8. Solicit independent third-party reviews. "Anyone can tell you their products are worth buying, so it is best to have an honest third party referral," says Jennifer Borun, senior marketing director, GoingOn Networks, a developer of social collaboration and communication solutions for higher education. "Encouraging your customers to tell their story of why they selected your product and how it meets their challenge is the best way to get your message out and sell your product. You can capture these stories in case studies, an interactive online forum or blog postings."

[Related: How IT Leaders Can Negotiate a SaaS Partner Contract]

In addition, "try to get a well-respected publication to test your solution/offering," suggests Allan Thorvaldsen, CEO, Panorama9, a cloud-based IT management platform. "This will validate your product (if it is any good) and generate traffic towards your Website for no cost."

9. Offer a money-back guarantee. "Studies have shown that a trusted and well-presented money back guarantee can actually increase sales by up to 40 percent," says Stephen Dodd, CEO of OfficeTime.net, a developer of time tracking software. As for how long the guarantee should be for, Dodd suggests 120 days, which is what OfficeTime.net offers customers.

"A short guarantee makes it more likely the customer will take you up on it," Dodd says. "They feel a time pressure to cash in the guarantee before it's too late. With a long guarantee, the customer feels they have more time to make up their mind." Moreover, he says, "the longer the customer spends using your app, the more time they have to get to know you and fall in love with what you've created--and the less likely they will request a refund."

10. Include a phone number, in addition to an email address, on your Website. "By adding our phone number to our Website, we increased sales and not calls," says John Hurley, the cofounder of the business class file sharing service SmartFile. "Sure an email is easier to administer, but showing people you have a phone number gives potential customers a sense of comfort knowing that you are a real business."

11. Offer 24/7 customer support. "We will never talk to 99 percent of our customers, but letting them know they can contact us any time of day or night goes a long away in developing trust with your potential customers," says Hurley. "If you're not large enough to provide 24/7 support, consider hiring an outside firm to do it."

12. Market across channels. "Effective multi-channel marketing programs can accelerate adoption of digital services," states Singu Srinivas, partner, Waterstone Management Group, a strategic advisory firm.

"For example," Srinivas says, "Netflix has used a mix of marketing strategies--advertising (online, affiliate, TV/radio/print), co-op programs with content developers, consumer electronics partnerships and freemium/trial promotions--to grow its customer base. And over the past decade, Netflix has grown from approximately 850,000 subscribers to over 29 million streaming members, while gradually reducing its customer acquisition cost."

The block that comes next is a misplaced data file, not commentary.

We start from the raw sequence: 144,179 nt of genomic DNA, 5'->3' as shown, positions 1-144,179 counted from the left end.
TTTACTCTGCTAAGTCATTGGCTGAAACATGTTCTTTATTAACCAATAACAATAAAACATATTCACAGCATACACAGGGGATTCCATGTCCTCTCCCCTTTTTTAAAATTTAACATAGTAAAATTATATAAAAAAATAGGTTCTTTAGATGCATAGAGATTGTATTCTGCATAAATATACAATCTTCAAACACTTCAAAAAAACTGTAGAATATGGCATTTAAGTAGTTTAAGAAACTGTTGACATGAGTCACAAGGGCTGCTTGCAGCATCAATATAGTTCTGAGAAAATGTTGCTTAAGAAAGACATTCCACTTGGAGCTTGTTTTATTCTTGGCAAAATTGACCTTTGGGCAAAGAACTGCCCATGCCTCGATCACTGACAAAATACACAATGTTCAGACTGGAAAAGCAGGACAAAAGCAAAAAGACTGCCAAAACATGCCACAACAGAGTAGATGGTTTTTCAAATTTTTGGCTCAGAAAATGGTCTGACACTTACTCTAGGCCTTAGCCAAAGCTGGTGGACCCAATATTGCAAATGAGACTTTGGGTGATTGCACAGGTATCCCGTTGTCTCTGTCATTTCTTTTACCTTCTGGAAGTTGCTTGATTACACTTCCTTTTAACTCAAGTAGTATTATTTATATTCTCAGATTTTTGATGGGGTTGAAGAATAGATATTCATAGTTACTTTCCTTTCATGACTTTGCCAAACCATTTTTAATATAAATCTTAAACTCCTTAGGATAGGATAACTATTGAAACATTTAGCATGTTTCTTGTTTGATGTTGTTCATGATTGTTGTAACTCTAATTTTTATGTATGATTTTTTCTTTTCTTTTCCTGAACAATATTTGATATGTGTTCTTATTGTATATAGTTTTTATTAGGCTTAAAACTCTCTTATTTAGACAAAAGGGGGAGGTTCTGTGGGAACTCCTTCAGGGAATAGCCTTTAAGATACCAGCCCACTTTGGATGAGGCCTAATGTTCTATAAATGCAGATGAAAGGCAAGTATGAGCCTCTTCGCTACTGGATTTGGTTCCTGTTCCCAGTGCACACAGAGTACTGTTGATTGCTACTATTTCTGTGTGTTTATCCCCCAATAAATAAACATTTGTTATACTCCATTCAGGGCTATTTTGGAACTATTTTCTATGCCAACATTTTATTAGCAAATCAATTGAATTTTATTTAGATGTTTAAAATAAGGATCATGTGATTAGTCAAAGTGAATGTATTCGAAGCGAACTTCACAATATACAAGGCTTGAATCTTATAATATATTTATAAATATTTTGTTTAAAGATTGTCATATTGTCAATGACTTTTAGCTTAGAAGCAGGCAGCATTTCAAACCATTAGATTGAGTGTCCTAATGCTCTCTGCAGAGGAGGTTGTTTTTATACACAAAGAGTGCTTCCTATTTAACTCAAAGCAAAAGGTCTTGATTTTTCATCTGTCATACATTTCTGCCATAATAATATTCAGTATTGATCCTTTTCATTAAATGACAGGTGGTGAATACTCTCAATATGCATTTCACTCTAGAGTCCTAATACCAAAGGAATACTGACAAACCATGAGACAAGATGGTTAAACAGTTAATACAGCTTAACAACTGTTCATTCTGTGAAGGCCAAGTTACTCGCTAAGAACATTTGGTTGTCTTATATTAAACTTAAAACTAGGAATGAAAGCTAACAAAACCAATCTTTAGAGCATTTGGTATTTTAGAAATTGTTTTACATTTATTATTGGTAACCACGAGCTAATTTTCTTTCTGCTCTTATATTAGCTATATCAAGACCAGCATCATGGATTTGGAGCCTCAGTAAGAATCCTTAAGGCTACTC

13. Search forums to find prospective customers. "There are a lot of popular, industry-specific forums on the Web," explains Ted Galdi, the cofounder of StadiumRoar activity management software. "To find ones in your industry, do a simple Google search for '[your type of industry] forums.' Then sign up for any forums that seem legitimate and widely read." (Membership is usually free, he says.)

Why search forums for prospective customers? "Forums are great because people looking to buy products often go there to ask questions. You can use the search box to locate prospects that have asked questions about your type of product," he says. "Type in phrases about your kind of offering, and see in the results who has asked questions about it. Respond back to people with advice on how to solve their problems, along with a link for them to check out your product. This technique is effective because of the following:

You are locating people who are looking to buy a product like yours, as opposed to dealing with marketing guess work

You are building trust by responding back to them with honest, personalized feedback."

14. Use metrics--and adjust your marketing accordingly. "When you're selling online software you cannot set your [marketing] campaigns and forget them," says Caroline Cummings, vice president of Marketing, Palo Alto Software.

"It's important to always be testing--headlines, images, videos, links, length of page, calls to action, colors, etc. We have weekly analytics meetings where we're constantly looking at what is performing well and what is not," Cummings says.

By regularly checking metrics, you know what's working and what's not and can adjust your campaigns and minimize losses.

Jennifer Lonoff Schiff is a contributor to CIO.com and runs a marketing communications firm focused on helping organizations better interact with their customers, employees, and partners. Follow everything from CIO.com on Twitter @CIOonline, Facebook, Google + and LinkedIn.